GEN Exclusives

More »

GEN News Highlights

More »
Jun 26, 2014

FDA Panel Recommends Waiting for Data Before Olaparib Decision

  • An FDA advisory panel on Wednesday recommended that the agency require AstraZeneca to gather more data about olaparib’s benefit for patients before deciding on an application filed earlier this year—threatening to derail the accelerated approval sought by the pharma giant for the ovarian cancer candidate.

    FDA's Oncologic Drugs Advisory Committee (ODAC) voted 11–2 to recommend that the agency postpone a decision on approving olaparib until AstraZeneca can present results next year from the Phase III SOLO-2 trial. The FDA is not bound by the committee’s recommendation, but typically follows the advice of its advisory panels.

    SOLO-2 is designed to assess efficacy of olaparib as a maintenance monotherapy in relapsed germline BRCA mutation (gBRCAm) high-grade serous ovarian cancer (HGSOC) patients (including patients with primary peritoneal and/or fallopian tube cancer) or high-grade endometrioid cancer who have responded following platinum-based chemotherapy. SOLO-2’s primary endpoint is progression-free survival (PFS) by Response Evaluation Criteria in Solid Tumors (RECIST) guidelines, with overall survival (OS) a secondary endpoint.

    AstraZeneca has cited an analysis of results from a single Phase II trial (“Study 19”) showing an 83% reduction in the risk of progression or death—as well as a seven-month median improvement in maintenance PFS for a subgroup patients who had the BRCA mutation. The analysis identified 51% of Study 19 patients (136) with either a germline or somatic tumor BRCA mutation. Median PFS in patients with the mutation was 11.2 months vs. 4.1 months with placebo.

    The further look followed a 2012 interim analysis of Study 19’s 265 patients with platinum-sensitive ovarian cancer. The interim analysis showed a closer variance in median PFS—8.4 months with olaparib, 4.8 months with placebo.

    But a staff report prepared for ODAC questioned the size of the reanalysis study sample and whether the results looked better because the control arm underperformed. The report also cited concerns about the risk of myelodysplastic syndrome/acute myeloid leukemia and the side effects reported by patients in Study 19, such as nausea, fatigue, vomiting, and anemia.

    "There are uncertainties related to the validity and the reproducibility of the magnitude of effect seen in [the study], and there are risks associated with olaparib therapy,” the staff report concluded.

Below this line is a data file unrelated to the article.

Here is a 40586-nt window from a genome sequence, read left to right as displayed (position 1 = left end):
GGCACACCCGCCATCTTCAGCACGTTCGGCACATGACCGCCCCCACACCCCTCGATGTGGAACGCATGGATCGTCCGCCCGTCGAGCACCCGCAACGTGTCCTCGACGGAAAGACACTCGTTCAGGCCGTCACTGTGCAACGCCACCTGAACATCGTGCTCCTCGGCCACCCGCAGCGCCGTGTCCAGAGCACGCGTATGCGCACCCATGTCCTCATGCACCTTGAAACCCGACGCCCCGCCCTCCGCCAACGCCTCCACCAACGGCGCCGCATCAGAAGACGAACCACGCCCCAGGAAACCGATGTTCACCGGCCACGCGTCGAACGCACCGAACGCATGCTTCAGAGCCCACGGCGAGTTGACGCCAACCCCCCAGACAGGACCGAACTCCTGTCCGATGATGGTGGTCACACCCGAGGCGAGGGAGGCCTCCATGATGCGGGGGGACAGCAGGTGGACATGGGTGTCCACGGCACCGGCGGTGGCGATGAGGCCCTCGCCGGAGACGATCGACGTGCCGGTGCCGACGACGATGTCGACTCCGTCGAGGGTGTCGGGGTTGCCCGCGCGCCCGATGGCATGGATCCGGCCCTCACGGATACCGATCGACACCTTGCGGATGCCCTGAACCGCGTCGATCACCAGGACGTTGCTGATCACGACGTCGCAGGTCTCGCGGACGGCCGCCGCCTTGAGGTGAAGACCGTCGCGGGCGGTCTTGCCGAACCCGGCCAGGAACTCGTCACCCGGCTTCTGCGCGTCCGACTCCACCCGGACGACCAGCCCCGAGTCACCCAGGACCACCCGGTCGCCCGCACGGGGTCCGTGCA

Olaparib is an oral inhibitor of polyadenosine 5'-diphosphoribose polymerases (PARP). AstraZeneca filed its NDA for olaparib approval in February. Three months later, FDA granted the company a six-month priority review rather than the standard 10-month review, and set October 3 as its Prescription Drug User Fee Act (PDUFA) target date for a decision.

    Solo-2 is unlikely to produce first results before 2015; the trial is set to conclude in 2016. AstraZeneca is counting on olaoparib to deliver as much as a projected $2 billion in annual sales—and help rebuild its pipeline in oncology, one of the company’s three core therapeutic areas.

    AstraZeneca revived olaparib shortly after current CEO Pascal Soriot took office in 2012. A year earlier, Soriot’s predecessor David Brennan suspended development of the compound, following a failed clinical study. Soriot and executives opted for the retrospective analysis, and tried last year but failed to win a breakthrough drug designation from the FDA.

    The ODAC recommendation is likely to raise more questions about the value of AstraZeneca’s pipeline compounds just weeks after the company beat back several takeover offers from Pfizer, the last of which was for £69 billion ($117.2 billion) before throwing in the towel last month.

    Earlier this month, during the American Society of Clinical Oncology (ASCO) annual meeting in Chicago, AstraZeneca trumpeted positive Phase II results of olaparib with cediranib in patients with platinum-sensitive high-grade serous ovarian cancer. The combination—which in the study nearly doubled the progression-free survival of patients—“has the potential to replace chemotherapy,” Briggs Morrison, AstraZeneca’s evp and CMO, said in a June 3 press release. 


Add a comment

  • You must be signed in to perform this action.
    Click here to Login or Register for free.
    You will be taken back to your selected item after Login/Registration.

Related content

Jobs

GEN Jobs powered by HireLifeScience.com connects you directly to employers in pharma, biotech, and the life sciences. View 40 to 50 fresh job postings daily or search for employment opportunities including those in R&D, clinical research, QA/QC, biomanufacturing, and regulatory affairs.
 Searching...
More »

GEN Poll

More » Poll Results »

Should “Special K” Get Special Treatment?

In the near term, what is the best way to use ketamine in treating depression?